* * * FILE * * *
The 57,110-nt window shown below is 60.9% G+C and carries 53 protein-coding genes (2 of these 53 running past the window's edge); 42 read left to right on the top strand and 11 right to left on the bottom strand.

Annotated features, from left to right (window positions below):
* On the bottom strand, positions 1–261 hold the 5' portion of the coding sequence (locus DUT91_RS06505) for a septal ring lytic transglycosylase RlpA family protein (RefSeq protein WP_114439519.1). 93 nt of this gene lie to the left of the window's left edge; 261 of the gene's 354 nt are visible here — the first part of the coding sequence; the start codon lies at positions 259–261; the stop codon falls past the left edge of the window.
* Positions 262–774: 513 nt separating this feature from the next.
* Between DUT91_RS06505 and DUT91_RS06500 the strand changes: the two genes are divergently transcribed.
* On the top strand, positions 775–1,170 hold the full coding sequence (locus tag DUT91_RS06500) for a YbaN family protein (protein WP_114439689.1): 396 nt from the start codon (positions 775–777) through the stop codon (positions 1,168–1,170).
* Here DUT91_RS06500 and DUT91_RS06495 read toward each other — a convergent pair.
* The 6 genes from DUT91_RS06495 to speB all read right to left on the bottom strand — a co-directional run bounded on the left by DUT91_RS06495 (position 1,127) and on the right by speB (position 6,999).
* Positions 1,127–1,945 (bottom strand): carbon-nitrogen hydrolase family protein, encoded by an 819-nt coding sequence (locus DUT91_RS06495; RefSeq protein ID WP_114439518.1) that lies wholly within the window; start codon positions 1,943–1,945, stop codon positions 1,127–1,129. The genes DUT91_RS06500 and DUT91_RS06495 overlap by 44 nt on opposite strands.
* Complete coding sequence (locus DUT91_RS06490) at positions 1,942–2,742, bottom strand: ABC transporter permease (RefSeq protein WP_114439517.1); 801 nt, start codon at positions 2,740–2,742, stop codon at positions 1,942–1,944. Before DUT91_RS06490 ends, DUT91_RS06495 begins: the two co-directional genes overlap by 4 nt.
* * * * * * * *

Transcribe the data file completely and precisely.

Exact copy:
The 57,110-nt window shown below is 60.9% G+C and carries 53 protein-coding genes (2 of these 53 running past the window's edge); 42 read left to right on the top strand and 11 right to left on the bottom strand.

Annotated features, from left to right (window positions below):
* On the bottom strand, positions 1–261 hold the 5' portion of the coding sequence (locus DUT91_RS06505) for a septal ring lytic transglycosylase RlpA family protein (RefSeq protein WP_114439519.1). 93 nt of this gene lie to the left of the window's left edge; 261 of the gene's 354 nt are visible here — the first part of the coding sequence; the start codon lies at positions 259–261; the stop codon falls past the left edge of the window.
* Positions 262–774: 513 nt separating this feature from the next.
* Between DUT91_RS06505 and DUT91_RS06500 the strand changes: the two genes are divergently transcribed.
* On the top strand, positions 775–1,170 hold the full coding sequence (locus tag DUT91_RS06500) for a YbaN family protein (protein WP_114439689.1): 396 nt from the start codon (positions 775–777) through the stop codon (positions 1,168–1,170).
* Here DUT91_RS06500 and DUT91_RS06495 read toward each other — a convergent pair.
* The 6 genes from DUT91_RS06495 to speB all read right to left on the bottom strand — a co-directional run bounded on the left by DUT91_RS06495 (position 1,127) and on the right by speB (position 6,999).
* Positions 1,127–1,945 (bottom strand): carbon-nitrogen hydrolase family protein, encoded by an 819-nt coding sequence (locus DUT91_RS06495; RefSeq protein ID WP_114439518.1) that lies wholly within the window; start codon positions 1,943–1,945, stop codon positions 1,127–1,129. The genes DUT91_RS06500 and DUT91_RS06495 overlap by 44 nt on opposite strands.
* Complete coding sequence (locus DUT91_RS06490) at positions 1,942–2,742, bottom strand: ABC transporter permease (RefSeq protein WP_114439517.1); 801 nt, start codon at positions 2,740–2,742, stop codon at positions 1,942–1,944. Before DUT91_RS06490 ends, DUT91_RS06495 begins: the two co-directional genes overlap by 4 nt.